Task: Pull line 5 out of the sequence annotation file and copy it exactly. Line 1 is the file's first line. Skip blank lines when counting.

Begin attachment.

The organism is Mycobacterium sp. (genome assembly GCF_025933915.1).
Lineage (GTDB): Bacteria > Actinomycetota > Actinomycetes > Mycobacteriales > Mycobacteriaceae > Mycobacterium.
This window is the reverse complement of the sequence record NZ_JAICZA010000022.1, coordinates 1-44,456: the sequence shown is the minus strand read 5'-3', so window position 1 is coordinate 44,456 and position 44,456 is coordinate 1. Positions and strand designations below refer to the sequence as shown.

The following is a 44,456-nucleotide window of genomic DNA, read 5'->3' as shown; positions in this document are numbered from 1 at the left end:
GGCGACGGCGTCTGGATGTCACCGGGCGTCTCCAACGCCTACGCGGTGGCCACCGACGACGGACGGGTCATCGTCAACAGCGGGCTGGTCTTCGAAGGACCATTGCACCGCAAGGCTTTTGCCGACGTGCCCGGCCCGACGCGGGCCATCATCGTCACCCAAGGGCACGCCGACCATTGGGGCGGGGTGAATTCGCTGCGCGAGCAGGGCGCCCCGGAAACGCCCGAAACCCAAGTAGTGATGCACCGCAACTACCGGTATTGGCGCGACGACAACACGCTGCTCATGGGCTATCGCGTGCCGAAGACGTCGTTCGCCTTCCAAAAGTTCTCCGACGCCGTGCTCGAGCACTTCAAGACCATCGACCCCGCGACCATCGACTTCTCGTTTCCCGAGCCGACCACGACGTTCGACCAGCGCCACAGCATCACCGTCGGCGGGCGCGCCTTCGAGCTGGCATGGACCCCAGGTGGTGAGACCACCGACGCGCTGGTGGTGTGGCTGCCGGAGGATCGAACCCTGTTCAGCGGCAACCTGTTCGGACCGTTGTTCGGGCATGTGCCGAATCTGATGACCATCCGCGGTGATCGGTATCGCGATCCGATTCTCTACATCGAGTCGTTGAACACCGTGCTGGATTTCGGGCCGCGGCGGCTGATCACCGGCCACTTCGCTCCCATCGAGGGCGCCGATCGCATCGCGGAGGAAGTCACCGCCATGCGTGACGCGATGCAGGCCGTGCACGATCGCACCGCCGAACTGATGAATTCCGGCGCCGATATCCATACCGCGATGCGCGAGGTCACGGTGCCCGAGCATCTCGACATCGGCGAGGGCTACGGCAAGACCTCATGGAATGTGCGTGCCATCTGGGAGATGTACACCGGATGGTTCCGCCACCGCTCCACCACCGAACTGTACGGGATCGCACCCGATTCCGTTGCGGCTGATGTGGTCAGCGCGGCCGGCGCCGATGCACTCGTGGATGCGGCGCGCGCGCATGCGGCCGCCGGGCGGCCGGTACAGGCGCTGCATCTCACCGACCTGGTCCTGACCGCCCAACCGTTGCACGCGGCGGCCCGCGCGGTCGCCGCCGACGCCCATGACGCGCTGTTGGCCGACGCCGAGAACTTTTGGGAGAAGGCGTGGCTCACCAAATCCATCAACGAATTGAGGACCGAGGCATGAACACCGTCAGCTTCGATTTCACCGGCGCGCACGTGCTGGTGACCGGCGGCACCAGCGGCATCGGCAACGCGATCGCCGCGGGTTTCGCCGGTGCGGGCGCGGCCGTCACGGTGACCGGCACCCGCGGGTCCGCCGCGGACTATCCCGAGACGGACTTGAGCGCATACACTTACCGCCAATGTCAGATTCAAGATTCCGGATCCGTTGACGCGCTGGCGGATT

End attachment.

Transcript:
GGCGACGGCGTCTGGATGTCACCGGGCGTCTCCAACGCCTACGCGGTGGCCACCGACGACGGACGGGTCATCGTCAACAGCGGGCTGGTCTTCGAAGGACCATTGCACCGCAAGGCTTTTGCCGACGTGCCCGGCCCGACGCGGGCCATCATCGTCACCCAAGGGCACGCCGACCATTGGGGCGGGGTGAATTCGCTGCGCGAGCAGGGCGCCCCGGAAACGCCCGAAACCCAAGTAGTGATGCACCGCAACTACCGGTATTGGCGCGACGACAACACGCTGCTCATGGGCTATCGCGTGCCGAAGACGTCGTTCGCCTTCCAAAAGTTCTCCGACGCCGTGCTCGAGCACTTCAAGACCATCGACCCCGCGACCATCGACTTCTCGTTTCCCGAGCCGACCACGACGTTCGACCAGCGCCACAGCATCACCGTCGGCGGGCGCGCCTTCGAGCTGGCATGGACCCCAGGTGGTGAGACCACCGACGCGCTGGTGGTGTGGCTGCCGGAGGATCGAACCCTGTTCAGCGGCAACCTGTTCGGACCGTTGTTCGGGCATGTGCCGAATCTGATGACCATCCGCGGTGATCGGTATCGCGATCCGATTCTCTACATCGAGTCGTTGAACACCGTGCTGGATTTCGGGCCGCGGCGGCTGATCACCGGCCACTTCGCTCCCATCGAGGGCGCCGATCGCATCGCGGAGGAAGTCACCGCCATGCGTGACGCGATGCAGGCCGTGCACGATCGCACCGCCGAACTGATGAATTCCGGCGCCGATATCCATACCGCGATGCGCGAGGTCACGGTGCCCGAGCATCTCGACATCGGCGAGGGCTACGGCAAGACCTCATGGAATGTGCGTGCCATCTGGGAGATGTACACCGGATGGTTCCGCCACCGCTCCACCACCGAACTGTACGGGATCGCACCCGATTCCGTTGCGGCTGATGTGGTCAGCGCGGCCGGCGCCGATGCACTCGTGGATGCGGCGCGCGCGCATGCGGCCGCCGGGCGGCCGGTACAGGCGCTGCATCTCACCGACCTGGTCCTGACCGCCCAACCGTTGCACGCGGCGGCCCGCGCGGTCGCCGCCGACGCCCATGACGCGCTGTTGGCCGACGCCGAGAACTTTTGGGAGAAGGCGTGGCTCACCAAATCCATCAACGAATTGAGGACCGAGGCATGAACACCGTCAGCTTCGATTTCACCGGCGCGCACGTGCTGGTGACCGGCGGCACCAGCGGCATCGGCAACGCGATCGCCGCGGGTTTCGCCGGTGCGGGCGCGGCCGTCACGGTGACCGGCACCCGCGGGTCCGCCGCGGACTATCCCGAGACGGACTTGAGCGCATACACTTACCGCCAATGTCAGATTCAAGATTCCGGATCCGTTGACGCGCTGGCGGATT